ARCHIPELAGIC CHILE AND PATAGONIA: Rare Forests, Remote Fiords and World Class Parks
The island of Chiloé and the national park of the same name, just south of Puerto Montt, was settled long ago by Mapuche Indians, and has continued to exist in virtual isolation since it was claimed by Spain in 1567. The Jesuits played a strong role in shaping the lives of the Mapuche until they were expelled in 1767, and 79 of their churches can still be visited. When Chile rebelled against Spain, the last of the Spanish Governors fled to Chiloé, and in desperation offered the island to Great Britain. The offer was turned down, and the island surrendered to Chile in 1826.
The Chiloé National Park is well worth a visit. Over 106,250 acres of protected land support extensive stands of the Alerce Pine, Fitzroya cupressoides, the oldest and one of the tallest trees on the continent. There is also an impressive stand of Teepee trees, Tepualia stimulais, and a series of sand dunes leading to the coast. Nice hotels, a fair road system and a series of forts and other historic buildings combine with the exuberant nature to merit a stay of three or four days.
Much of the region between Puerto Montt and Puerto Natales was accessible only by boat until recently. The Carretera Austral, or Southern Highway, now extends south from Puerto Monte just over 600 miles to Puerto Yungay. It is still an area that is visited by few as to enter by land requires taking your own fuel and reserving a space on ferries in advance. One interesting way to see the region in passing is by booking on a freight ship that also takes passengers from Puerto Montt to Puerto Natales and back. It passes through the extensive archipelago of snow-capped mountains, glaciers and lush southern forests. Here's a good tip for those of you who are considering this: Traveling south, your ship is taking vegetables and fruit to Puerto Natales. On the return trip, you travel with smelly sheep heading north.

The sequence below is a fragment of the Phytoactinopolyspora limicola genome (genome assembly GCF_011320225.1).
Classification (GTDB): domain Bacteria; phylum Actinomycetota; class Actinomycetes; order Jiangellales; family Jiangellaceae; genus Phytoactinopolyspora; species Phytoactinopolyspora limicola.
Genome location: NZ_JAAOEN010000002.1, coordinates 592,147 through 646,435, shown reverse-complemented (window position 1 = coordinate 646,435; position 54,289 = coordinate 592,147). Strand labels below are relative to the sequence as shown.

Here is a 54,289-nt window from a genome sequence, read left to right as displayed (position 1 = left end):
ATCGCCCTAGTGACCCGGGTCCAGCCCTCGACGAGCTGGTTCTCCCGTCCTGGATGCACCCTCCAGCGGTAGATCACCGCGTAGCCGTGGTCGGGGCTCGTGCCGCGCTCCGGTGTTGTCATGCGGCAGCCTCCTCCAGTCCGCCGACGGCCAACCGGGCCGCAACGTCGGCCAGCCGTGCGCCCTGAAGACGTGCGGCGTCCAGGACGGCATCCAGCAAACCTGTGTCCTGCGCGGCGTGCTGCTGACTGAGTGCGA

Puerto Natales gives us access to the unbelievable Torres del Paine National Park, truly one of the extremes of the natural world. Designated as a World Biosphere Reserve, stark, craggy mountains, turquoise blue lakes, waterfalls, enormous glaciers, forests and grasslands provide habitat for Guanacos that do not run from man as they seem to everywhere else the occur. One can also see Lesser (Darwin's) Rhea, Andean Condor, Ashy-headed Goose and the powerful Magellenic Woodpecker, along with over 20 species of ducks. Torres del Paine is often the favorite stop on any tour.
The Bernardo O'Higgins National Park is the largest of the Chilean parks, with over 2,470,000 acres. It is largely inaccessible, but can be visited by ship on a breath-taking cruise from Puerto Natales. Sailing in an area where frigid waterfalls plunge into the sea, we'll reach the Balmaceda and Serrano glaciers with icebergs, Southern Sea Lions, Andean Condors and Black-necked Swans making up the backdrop. It makes for quite an exhilarating day.
Punta Arenas in the southernmost part of continental Chile, is a good base for visiting several different habitats. One can fly into this city and drive north to Puerto Natales and Torres del Paine, but we usually include a few days in the Punta Arenas region to visit the Magellenic Penguin colony at Seno Otway, among other places. The Southern "False" Beech (Nothofagus spp.) forests of the nearby Laguna Parrillar National Park are only found in the world's most southern regions, including Tasmania, New Zealand, New Caledonia and New Guinea. There is not a lot of animal life here, but while the quantity is low, the quality is high. We may see the fascinating Thorn-tailed Rayadito, Patagonian Sierra-Finch and possibly a Rufous-legged Owl.
Of particular interest to the birder will be a few days spent across the Straights of Magellan on Isla Grande - Tierra del Fuego. While many coastal and steppe birds can be seen, of special interest are the Austral Canestero, the nomadic Snowy Sheathbill, the rare and localized Magellenic Plover, Dark-faced Ground-Tyrant and the extremely rare Black-throated Finch. Time spent in Tierra del Fuego may be the high point of a birder's Chilean trip.